Frenzy Over ChinaYou can't watch TV or read a financial publication today without hearing about China. China and the huge trade surplus; China and Internet growth and stocks up 1,000%; China and the fastest growing GDP; China and the undervalued yuan; Chinese citizens with money to burn -- ready to stop riding bicycles and start maxing out credit cards. A world of obese Chinese driving home in SUVs loaded up with consumer spoils from the mall, yapping on cell phones and eating fast food is surely right around the corner. Compared to a maxed-out, unemployed, stagnate wage-earning U.S. consumer, the smart money is betting on this new wave of prosperity. Or at least that's what a national advertising campaign for the recently launched China-U.S Growth Fund by Fred Alger & Company implies. The new fund breaks from the typical China-oriented fund by placing about half the portfolio in U.S. companies doing business in China and half in Chinese stocks. This means investors in the fund will own Yum! Brands ( YUM), which apparently does a bang-up business hocking KFC to the Chinese, and Nike ( NKE), currently building a brand in China alongside Netease ( NTES) and other less speculative Chinese stocks. The fact that these U.S. multinational companies currently do less than 5% of their worldwide business in China isn't the issue -- they're there early and will profit from the region's growth.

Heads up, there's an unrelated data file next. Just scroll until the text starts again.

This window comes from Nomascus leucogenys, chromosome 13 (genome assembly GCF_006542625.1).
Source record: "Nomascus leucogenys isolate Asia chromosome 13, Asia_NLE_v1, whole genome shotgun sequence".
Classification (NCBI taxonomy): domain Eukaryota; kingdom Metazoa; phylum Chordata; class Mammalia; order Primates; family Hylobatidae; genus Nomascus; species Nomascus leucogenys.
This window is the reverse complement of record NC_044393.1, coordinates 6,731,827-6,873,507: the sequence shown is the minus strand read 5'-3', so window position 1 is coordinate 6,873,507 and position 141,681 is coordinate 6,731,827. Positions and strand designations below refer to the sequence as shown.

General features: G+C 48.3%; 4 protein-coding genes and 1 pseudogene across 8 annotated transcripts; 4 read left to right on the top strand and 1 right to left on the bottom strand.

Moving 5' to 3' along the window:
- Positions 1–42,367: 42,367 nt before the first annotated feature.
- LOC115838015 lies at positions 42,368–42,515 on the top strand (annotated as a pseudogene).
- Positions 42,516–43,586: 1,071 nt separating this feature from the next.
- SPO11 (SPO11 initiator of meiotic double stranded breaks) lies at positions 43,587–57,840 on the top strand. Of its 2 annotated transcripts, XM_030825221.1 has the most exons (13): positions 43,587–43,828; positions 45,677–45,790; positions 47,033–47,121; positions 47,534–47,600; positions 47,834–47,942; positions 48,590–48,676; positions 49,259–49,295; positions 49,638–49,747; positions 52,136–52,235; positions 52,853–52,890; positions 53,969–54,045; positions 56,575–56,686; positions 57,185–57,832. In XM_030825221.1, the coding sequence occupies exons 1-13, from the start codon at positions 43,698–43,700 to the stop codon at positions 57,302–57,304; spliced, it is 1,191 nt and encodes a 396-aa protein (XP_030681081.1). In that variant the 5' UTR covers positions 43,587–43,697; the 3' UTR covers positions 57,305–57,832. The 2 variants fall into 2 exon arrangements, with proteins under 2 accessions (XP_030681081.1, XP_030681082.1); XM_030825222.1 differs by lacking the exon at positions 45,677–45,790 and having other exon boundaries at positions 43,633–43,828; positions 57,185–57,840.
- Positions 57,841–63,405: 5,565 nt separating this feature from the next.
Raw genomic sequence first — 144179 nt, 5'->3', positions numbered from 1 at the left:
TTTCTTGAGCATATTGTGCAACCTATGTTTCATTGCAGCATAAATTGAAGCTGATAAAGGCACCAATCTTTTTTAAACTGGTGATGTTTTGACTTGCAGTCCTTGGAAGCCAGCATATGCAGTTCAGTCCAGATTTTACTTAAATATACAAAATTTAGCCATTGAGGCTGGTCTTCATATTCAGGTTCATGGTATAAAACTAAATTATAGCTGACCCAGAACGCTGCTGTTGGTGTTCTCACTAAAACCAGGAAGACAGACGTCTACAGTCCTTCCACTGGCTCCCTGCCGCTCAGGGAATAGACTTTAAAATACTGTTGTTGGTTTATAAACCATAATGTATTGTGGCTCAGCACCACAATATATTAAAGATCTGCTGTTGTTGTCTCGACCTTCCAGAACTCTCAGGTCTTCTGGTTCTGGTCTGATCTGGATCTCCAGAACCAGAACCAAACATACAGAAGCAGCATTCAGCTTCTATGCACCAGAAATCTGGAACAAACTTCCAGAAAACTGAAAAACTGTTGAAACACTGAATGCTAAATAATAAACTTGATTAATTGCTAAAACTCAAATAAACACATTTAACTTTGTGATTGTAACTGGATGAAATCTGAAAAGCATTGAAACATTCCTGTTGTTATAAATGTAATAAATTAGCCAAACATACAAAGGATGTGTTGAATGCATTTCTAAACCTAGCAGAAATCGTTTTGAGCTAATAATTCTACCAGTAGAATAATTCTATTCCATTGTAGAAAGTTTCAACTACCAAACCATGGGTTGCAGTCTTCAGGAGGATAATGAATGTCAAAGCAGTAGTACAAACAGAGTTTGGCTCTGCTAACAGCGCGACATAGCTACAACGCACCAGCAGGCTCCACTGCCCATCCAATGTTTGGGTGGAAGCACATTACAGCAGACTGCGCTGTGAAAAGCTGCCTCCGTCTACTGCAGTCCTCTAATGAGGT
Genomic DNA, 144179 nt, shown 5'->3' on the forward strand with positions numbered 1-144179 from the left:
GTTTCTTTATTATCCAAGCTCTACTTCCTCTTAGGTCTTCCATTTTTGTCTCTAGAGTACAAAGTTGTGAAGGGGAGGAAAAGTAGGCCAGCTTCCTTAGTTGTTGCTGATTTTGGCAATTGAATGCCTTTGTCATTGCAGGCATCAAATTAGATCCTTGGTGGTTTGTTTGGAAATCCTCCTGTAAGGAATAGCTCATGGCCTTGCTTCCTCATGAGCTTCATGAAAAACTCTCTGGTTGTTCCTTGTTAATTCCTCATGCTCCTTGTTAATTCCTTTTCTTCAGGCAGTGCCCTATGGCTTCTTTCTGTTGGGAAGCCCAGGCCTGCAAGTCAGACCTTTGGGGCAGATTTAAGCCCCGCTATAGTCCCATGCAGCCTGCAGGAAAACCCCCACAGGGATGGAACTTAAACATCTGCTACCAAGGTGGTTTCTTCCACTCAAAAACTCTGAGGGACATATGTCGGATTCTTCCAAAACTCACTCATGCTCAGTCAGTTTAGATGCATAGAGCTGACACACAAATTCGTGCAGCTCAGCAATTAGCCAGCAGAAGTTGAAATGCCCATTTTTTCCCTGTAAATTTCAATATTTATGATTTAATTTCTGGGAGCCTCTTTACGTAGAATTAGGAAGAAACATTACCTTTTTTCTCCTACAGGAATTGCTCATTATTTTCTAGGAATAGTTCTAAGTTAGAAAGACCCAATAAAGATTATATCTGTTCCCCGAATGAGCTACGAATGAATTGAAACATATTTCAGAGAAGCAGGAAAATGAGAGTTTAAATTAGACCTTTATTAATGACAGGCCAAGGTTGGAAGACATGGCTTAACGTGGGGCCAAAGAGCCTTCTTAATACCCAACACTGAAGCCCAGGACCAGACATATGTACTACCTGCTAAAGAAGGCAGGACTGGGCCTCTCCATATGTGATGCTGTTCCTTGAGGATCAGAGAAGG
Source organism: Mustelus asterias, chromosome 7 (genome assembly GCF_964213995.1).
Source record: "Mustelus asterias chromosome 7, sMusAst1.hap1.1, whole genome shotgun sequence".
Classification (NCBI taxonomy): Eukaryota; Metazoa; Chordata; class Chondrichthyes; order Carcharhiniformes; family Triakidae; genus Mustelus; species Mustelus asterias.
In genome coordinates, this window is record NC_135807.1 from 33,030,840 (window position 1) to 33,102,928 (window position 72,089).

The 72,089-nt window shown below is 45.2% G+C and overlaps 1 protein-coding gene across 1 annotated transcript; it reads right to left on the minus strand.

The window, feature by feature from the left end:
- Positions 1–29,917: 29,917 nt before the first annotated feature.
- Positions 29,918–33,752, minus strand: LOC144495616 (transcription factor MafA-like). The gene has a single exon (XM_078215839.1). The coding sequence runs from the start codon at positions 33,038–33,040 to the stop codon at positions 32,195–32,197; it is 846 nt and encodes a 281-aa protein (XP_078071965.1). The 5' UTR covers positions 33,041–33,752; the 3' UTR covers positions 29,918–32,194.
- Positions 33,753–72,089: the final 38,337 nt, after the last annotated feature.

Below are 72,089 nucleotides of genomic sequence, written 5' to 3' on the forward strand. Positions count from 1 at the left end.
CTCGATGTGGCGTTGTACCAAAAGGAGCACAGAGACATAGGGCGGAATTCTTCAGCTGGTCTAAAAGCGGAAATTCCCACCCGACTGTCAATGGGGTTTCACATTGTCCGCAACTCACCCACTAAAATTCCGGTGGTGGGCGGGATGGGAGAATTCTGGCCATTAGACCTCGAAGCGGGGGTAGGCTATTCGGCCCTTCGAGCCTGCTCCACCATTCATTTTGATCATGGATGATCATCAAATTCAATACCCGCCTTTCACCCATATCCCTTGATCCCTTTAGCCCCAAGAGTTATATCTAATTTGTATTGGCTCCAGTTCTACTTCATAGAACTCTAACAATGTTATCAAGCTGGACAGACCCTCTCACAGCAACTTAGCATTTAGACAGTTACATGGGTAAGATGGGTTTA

Retail PhenomenonChina as an investing concept appeals primarily to no-load, retail investors. While some of the oldest China funds are load funds, they have far less in assets then their newer, no-load brethren. This is in stark contrast to a world where load funds out sell no load.
The load Eaton Vance China Greater China Fund, launched in 1992, now has less than 25% of the $476 million in the no-load Matthews China fund, launched in 1996. Much of the explanation for this gap is greater performance. The no-load Guinness Atkinson China & Hong Kong fund at $129 million has more in assets than either the Eaton Vance fund or the load AllianceBernstein Greater China 97 fund with a track record similar to the latter.Matthews, a boutique firm known for its Asia funds, has brought in over a billion dollars in new assets over the last few months into their funds -- a remarkable level for a small family. Its China fund had just over $100 million in assets six months ago. Such remarkable asset growth (and the fat profits it creates for managers of high fee emerging market funds) leads to many "me-too" fund launches as others seek to get on the gravy train. Most Internet funds were launched after earlier funds brought in hundreds of millions in new assets after hot runs. Alger, a load fund family, at the zero hour decided to shift gears and launch the fund as a no load. It says there is solid interest from the brokerage community, but the differing assets and sales volume of no load to load funds in this category say otherwise. There is some irony that Alger, a fund family that is no stranger to the fund-timing scandal, would launch a fund in a category most prone to fund timing. A watchable small asset base and 2% redemption fee should keep fund timing at bay. As the fund is half U.S. stocks, other pure-play funds would provide a far more lucrative timing vehicle. Alger is nonetheless using fair value pricing, a sometimes controversial way to minimize the gap between true and last-quoted market prices.